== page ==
Tuesday, November 5, 2013

betsy's fool proof whole wheat bread









If you can't tell, this loaf of bread was HALL OF FAME and beautiful.  Betsy was so kind to deliver a loaf to us when we had just finished eating some delicious soup.  I had thought to myself how a nice slice of whole wheat bread would've made the meal perfect...and it became perfect!  I enjoyed mine plain because it didn't need anything but my kids topped it off with strawberry jam so this bread became their dessert.

betsy's fool proof whole wheat bread (my friend Betsy B.)
13 to 14 cups hard white whole wheat flour (about 10 cups wheat kernels)
5 1/2 cups hot water (like a hot shower but not hot enough to scald)
2 tablespoons yeast
2 tablespoons salt
2/3 cup honey
2/3 cup oil (Betsy used extra light olive oil)
3 tablespoons vital wheat gluten

Dump in hot water and 7 cups of whole wheat flour and gluten.  Turn on mixer (Kitvhen Aid or Bosch, not hand mixer) for maybe 20 seconds, until mixed.  Turn off mixer.
Add yeast, turn on.  Keep on while you add salt and oil.  Turn off to add honey because it makes a mess otherwise.
Now you have all the ingredients in the mixer, except the rest of the flour.  Let mix for a while, about 5-6 minutes.
Turn off for 10 minutes.  In this step, the wheat is soaking up the liquids, which really helps.
Turn on again and add the rest of the flour.  You want the dough to be elastic, but not super stiff.  Kind of sticky (slightly), about to stretch but not really sticky or really stiff.  Add enough flour to get that consistency and mix for a few more minutes.  Turn mixer off.
Let rise for 1 hour either in the mixer bowl or until you can move it to another bowl.
Pour some olive oil on a clean counter top and hands.  Punch down the dough and divide into loaves- usually 3-4 loaves (see below for guidelines about how much dough to use in different sized pans.
Karate chop each section (to get out bubbles) and form into loaves.  Put in greased bread pans.
Cover with light cloth and let rise for as long as it takes- about 1 more hour.  You want it to be as tall as you want your bread to be.  Make sure your pans are not too close together.  If the loaves rise together and touch each other over the edges of the pan, when you pull them apart to put them in the oven, they will sink.  You need to use a light cloth as in light weight because sometimes if you put on a cloth that's on the heavier side, it sinks into the dough and sticks a little.  It will deflate the bread a little when you pull it off.
When the bread is where you want it, preheat oven to 350.  When oven is ready, carefully place each loaf in the oven.
Bake for 25-35 minutes.  You want it golden brown on top and if you tap it, it sounds hollow.  If you bake it too long it will be too dry.
Use a spatula around edges of pan to separate bread from pan.  Tip out and cool on cooling rack right as it comes out of the oven so the bread does not get soggy (can butter top while hot, if desired).
There are no preservatives in the bread (except a little salt, of course) so unless you plan to eat it within a couple of days, store in fridge.
*The amount of flour you need will vary depending on type of wheat, age of wheat, etc.  Mostly, you'll just add flour until your dough is the right texture.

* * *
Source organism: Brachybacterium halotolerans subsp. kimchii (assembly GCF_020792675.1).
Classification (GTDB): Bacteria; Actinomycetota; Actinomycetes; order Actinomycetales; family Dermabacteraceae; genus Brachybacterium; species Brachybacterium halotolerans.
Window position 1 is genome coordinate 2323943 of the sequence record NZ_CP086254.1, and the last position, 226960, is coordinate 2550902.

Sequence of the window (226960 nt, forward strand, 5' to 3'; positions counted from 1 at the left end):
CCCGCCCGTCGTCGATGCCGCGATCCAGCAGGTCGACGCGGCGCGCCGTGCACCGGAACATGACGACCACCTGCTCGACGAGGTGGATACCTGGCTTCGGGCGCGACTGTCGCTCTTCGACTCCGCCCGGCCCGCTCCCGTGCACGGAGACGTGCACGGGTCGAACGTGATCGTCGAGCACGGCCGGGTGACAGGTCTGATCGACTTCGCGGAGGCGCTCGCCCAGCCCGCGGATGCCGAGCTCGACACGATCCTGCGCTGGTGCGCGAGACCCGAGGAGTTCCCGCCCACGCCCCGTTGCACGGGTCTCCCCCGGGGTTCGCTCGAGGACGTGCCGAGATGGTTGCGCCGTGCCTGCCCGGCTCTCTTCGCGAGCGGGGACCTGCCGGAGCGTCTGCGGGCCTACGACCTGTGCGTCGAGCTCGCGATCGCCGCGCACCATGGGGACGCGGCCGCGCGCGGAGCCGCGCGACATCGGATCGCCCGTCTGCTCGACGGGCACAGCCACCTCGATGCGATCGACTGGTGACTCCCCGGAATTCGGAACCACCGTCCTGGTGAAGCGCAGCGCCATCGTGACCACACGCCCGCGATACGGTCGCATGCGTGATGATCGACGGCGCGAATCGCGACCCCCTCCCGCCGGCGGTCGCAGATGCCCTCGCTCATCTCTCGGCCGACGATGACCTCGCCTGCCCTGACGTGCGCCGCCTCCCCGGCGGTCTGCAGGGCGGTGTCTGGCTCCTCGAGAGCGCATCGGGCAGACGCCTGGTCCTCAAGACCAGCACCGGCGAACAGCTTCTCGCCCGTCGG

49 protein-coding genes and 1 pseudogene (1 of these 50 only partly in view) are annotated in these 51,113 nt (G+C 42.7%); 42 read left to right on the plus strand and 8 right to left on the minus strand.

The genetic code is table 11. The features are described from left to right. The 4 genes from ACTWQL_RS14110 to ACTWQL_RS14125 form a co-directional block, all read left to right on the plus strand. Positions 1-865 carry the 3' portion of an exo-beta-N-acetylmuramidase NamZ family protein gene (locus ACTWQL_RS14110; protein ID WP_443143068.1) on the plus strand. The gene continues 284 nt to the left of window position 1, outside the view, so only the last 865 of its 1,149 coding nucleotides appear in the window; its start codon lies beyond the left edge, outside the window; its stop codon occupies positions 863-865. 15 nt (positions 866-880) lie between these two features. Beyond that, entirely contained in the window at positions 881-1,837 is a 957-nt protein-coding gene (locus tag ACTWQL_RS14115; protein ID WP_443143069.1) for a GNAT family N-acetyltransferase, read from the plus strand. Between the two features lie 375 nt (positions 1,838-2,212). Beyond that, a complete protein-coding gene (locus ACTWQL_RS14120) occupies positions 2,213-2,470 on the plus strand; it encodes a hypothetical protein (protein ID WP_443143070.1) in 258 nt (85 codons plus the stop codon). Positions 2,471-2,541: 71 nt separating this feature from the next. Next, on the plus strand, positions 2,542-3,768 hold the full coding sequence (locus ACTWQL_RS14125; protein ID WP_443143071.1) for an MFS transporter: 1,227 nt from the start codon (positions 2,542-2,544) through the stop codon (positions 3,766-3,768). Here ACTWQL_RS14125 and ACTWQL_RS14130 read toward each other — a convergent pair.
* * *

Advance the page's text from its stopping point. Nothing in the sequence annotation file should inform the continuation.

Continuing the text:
What Betsy has to say-


Tips and trouble shooting:
Amount of dough per loaf:
This is what I have found works best for my bread loaves:
1) 10.5” x 3.25” bread pan = 2 lbs 6 oz of dough
2) 8.25” x 4.25” bread pan = 2 lbs 3 oz of dough
3) 8.75” x 3.25” bread pan = 1 lb 13/14 oz of dough
4) 5” x 2.5” mini bread pan = 9 – 12 oz of dough
Some possible combinations: 3 - #1s and 1 - #4; 4 - #2; 2 - #1, 1 - #3 and 2 - #4; 9-10 - #4s.
Freezing Bread
After bread has cooled completely I always put one loaf right in the freezer.  I usually just put it in a bread bag (you can buy bread bags from a upscale cooking store) and stick it in the freezer because we use it in the later part of the week.  If you are planning on storing the bread in the freezer for longer then a few days you should also put it in a Ziploc freezer bag.
Remedy for Flat Bread
If your dough rises and flat tops over the edges of the pan (the bread has big ears and a flat head), your dough is probably too runny. Next time add more flour. If bread tastes a little dry, you may have added too much flour.
Rising Dough
A way to test whether the bread has risen long enough is to push lightly on the corner of the dough in the bread pan. If the dough shoots right back out, it’s not ready yet. If you push it and it stays sunken in, then it’s risen too long. If you push the dough in and it comes out a little bit, but leaves a small indentation, then it’s ready to bake.

Kitchen Aid Mixer

With a Kitchen Aid mixer, you may need to mix the dough a little bit longer and use a higher speed than recommended in the Kitchen Aid book. It says not to go over speed 2; however, if you use speed 4 or 5, the bread comes out much nicer.

Cost Benefit

Wheat:            $0.30   Honey:            $0.26
Yeast:              $0.03   Wheat Gluten:$0.08
Canola Oil:     $0.07   Salt:                 $0.03

Total cost per loaf: ~ $0.77

Nutritional Value

Wheat:            1780 cal. and 8 g. fat   Honey: 172 cal.
Yeast:  18 cal.                          Oil:      332 cal. And 40 g. fat

Total per loaf: 2302 calories and 48 g. fat – Bread weighs about 1 lb 10 oz when cooked
Total per 1oz slice: ~ 90 calories and 1.8 g. Fat.

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